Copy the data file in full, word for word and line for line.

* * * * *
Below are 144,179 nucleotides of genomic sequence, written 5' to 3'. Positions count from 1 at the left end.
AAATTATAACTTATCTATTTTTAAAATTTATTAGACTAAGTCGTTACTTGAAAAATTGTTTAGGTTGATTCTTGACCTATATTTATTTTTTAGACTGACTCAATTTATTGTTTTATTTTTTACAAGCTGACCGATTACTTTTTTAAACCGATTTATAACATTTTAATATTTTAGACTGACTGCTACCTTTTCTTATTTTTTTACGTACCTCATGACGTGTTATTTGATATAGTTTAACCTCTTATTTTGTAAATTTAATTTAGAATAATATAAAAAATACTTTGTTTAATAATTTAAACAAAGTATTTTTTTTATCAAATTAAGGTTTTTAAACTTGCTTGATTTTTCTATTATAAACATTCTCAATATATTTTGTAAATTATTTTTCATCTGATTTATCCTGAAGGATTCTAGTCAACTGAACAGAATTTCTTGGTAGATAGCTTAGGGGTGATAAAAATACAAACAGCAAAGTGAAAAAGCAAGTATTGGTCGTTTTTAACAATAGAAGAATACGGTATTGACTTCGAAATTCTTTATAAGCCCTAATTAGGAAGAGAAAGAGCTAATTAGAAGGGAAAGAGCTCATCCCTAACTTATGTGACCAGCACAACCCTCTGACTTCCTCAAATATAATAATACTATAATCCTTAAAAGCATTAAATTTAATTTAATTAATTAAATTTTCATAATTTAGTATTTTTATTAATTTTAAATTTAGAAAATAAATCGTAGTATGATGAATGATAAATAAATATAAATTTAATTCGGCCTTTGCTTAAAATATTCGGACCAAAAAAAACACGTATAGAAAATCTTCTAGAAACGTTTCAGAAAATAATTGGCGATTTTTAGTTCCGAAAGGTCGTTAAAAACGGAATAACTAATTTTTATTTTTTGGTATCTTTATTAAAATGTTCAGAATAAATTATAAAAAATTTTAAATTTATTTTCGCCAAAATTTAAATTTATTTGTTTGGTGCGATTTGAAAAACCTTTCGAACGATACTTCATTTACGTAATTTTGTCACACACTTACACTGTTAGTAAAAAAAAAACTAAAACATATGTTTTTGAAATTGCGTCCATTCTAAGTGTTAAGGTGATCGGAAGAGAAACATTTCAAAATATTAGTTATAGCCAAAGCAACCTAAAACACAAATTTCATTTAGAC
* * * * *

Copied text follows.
Below are 144,179 nucleotides of genomic sequence, written 5' to 3'. Positions count from 1 at the left end.
AAATTATAACTTATCTATTTTTAAAATTTATTAGACTAAGTCGTTACTTGAAAAATTGTTTAGGTTGATTCTTGACCTATATTTATTTTTTAGACTGACTCAATTTATTGTTTTATTTTTTACAAGCTGACCGATTACTTTTTTAAACCGATTTATAACATTTTAATATTTTAGACTGACTGCTACCTTTTCTTATTTTTTTACGTACCTCATGACGTGTTATTTGATATAGTTTAACCTCTTATTTTGTAAATTTAATTTAGAATAATATAAAAAATACTTTGTTTAATAATTTAAACAAAGTATTTTTTTTATCAAATTAAGGTTTTTAAACTTGCTTGATTTTTCTATTATAAACATTCTCAATATATTTTGTAAATTATTTTTCATCTGATTTATCCTGAAGGATTCTAGTCAACTGAACAGAATTTCTTGGTAGATAGCTTAGGGGTGATAAAAATACAAACAGCAAAGTGAAAAAGCAAGTATTGGTCGTTTTTAACAATAGAAGAATACGGTATTGACTTCGAAATTCTTTATAAGCCCTAATTAGGAAGAGAAAGAGCTAATTAGAAGGGAAAGAGCTCATCCCTAACTTATGTGACCAGCACAACCCTCTGACTTCCTCAAATATAATAATACTATAATCCTTAAAAGCATTAAATTTAATTTAATTAATTAAATTTTCATAATTTAGTATTTTTATTAATTTTAAATTTAGAAAATAAATCGTAGTATGATGAATGATAAATAAATATAAATTTAATTCGGCCTTTGCTTAAAATATTCGGACCAAAAAAAACACGTATAGAAAATCTTCTAGAAACGTTTCAGAAAATAATTGGCGATTTTTAGTTCCGAAAGGTCGTTAAAAACGGAATAACTAATTTTTATTTTTTGGTATCTTTATTAAAATGTTCAGAATAAATTATAAAAAATTTTAAATTTATTTTCGCCAAAATTTAAATTTATTTGTTTGGTGCGATTTGAAAAACCTTTCGAACGATACTTCATTTACGTAATTTTGTCACACACTTACACTGTTAGTAAAAAAAAAACTAAAACATATGTTTTTGAAATTGCGTCCATTCTAAGTGTTAAGGTGATCGGAAGAGAAACATTTCAAAATATTAGTTATAGCCAAAGCAACCTAAAACACAAATTTCATTTAGAC